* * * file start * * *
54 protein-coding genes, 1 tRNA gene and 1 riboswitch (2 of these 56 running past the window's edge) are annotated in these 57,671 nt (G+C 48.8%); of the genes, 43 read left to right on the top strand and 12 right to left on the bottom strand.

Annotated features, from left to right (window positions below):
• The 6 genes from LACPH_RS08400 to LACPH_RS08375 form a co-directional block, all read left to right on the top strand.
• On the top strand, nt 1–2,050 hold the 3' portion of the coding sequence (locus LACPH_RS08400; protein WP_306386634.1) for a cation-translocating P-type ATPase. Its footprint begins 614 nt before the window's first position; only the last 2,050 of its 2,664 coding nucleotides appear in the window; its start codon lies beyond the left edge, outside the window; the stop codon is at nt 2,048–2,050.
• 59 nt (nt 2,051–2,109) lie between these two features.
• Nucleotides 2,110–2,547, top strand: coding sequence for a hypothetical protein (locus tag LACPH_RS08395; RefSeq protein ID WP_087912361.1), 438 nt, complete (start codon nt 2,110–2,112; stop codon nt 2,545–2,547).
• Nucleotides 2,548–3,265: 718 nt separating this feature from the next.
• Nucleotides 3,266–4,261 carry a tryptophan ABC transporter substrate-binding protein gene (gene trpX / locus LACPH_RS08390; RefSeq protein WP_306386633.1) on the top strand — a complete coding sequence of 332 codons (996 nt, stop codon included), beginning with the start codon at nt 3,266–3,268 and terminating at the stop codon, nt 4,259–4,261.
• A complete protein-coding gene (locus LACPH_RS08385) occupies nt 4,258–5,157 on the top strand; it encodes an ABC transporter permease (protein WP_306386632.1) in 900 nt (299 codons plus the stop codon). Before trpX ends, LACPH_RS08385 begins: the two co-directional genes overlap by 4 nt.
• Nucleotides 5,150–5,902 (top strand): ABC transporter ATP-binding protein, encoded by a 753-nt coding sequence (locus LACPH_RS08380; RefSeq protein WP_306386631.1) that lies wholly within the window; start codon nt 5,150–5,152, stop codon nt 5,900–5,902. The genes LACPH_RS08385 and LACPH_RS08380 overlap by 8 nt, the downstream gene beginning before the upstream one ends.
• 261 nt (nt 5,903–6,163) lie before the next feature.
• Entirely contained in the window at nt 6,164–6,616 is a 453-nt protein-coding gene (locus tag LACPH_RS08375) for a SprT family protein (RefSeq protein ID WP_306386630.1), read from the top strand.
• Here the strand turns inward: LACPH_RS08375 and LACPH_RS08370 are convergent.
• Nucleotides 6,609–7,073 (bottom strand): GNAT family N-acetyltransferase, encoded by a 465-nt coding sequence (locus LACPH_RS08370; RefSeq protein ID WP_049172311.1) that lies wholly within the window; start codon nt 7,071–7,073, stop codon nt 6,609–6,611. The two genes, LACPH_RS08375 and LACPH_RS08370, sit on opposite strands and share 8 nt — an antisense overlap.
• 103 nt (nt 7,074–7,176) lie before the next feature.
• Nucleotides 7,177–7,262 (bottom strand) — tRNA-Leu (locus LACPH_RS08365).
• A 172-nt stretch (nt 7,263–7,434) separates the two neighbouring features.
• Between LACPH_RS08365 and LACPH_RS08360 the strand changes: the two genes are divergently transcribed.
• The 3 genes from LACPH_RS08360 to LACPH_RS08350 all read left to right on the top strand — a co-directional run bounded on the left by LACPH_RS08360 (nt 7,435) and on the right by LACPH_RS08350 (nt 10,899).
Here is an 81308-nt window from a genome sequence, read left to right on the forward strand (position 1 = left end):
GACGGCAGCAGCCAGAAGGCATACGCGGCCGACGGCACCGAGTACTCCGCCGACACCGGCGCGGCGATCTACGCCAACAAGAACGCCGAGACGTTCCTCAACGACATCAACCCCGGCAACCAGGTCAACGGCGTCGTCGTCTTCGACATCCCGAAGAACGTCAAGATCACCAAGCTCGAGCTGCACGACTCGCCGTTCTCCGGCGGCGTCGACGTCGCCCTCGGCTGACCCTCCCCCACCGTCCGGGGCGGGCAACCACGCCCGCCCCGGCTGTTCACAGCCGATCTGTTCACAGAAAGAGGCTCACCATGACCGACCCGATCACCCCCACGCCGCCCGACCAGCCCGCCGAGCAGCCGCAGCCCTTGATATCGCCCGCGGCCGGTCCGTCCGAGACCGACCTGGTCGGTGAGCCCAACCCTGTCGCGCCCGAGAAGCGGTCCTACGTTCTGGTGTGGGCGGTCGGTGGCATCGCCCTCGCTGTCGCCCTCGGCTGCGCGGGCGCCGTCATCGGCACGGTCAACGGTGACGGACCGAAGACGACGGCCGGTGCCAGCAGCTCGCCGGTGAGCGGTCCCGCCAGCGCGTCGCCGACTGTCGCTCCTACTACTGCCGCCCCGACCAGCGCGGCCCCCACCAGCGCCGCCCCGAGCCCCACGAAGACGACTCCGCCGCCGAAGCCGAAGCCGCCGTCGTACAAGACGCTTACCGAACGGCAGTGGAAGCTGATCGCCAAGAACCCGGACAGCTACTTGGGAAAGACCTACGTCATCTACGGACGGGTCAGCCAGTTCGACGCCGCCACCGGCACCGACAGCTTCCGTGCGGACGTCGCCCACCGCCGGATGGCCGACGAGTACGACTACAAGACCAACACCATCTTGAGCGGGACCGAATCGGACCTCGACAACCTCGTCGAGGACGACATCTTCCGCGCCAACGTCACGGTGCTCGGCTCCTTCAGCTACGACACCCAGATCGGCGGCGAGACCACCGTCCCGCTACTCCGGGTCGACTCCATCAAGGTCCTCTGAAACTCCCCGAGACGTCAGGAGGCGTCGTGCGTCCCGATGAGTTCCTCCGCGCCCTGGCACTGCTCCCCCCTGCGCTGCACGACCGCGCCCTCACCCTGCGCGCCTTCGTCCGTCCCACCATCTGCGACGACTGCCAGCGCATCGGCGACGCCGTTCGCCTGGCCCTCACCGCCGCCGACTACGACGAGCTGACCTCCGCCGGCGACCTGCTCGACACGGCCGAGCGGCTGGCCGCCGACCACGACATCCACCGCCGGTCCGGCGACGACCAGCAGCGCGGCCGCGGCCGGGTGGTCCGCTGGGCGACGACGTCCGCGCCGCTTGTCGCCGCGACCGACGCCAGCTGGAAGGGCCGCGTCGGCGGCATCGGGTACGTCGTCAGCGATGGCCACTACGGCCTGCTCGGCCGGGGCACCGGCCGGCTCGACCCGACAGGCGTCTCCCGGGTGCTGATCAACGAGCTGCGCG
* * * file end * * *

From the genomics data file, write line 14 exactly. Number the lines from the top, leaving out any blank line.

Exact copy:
• Nucleotides 6,609–7,073 (bottom strand): GNAT family N-acetyltransferase, encoded by a 465-nt coding sequence (locus LACPH_RS08370; RefSeq protein ID WP_049172311.1) that lies wholly within the window; start codon nt 7,071–7,073, stop codon nt 6,609–6,611. The two genes, LACPH_RS08375 and LACPH_RS08370, sit on opposite strands and share 8 nt — an antisense overlap.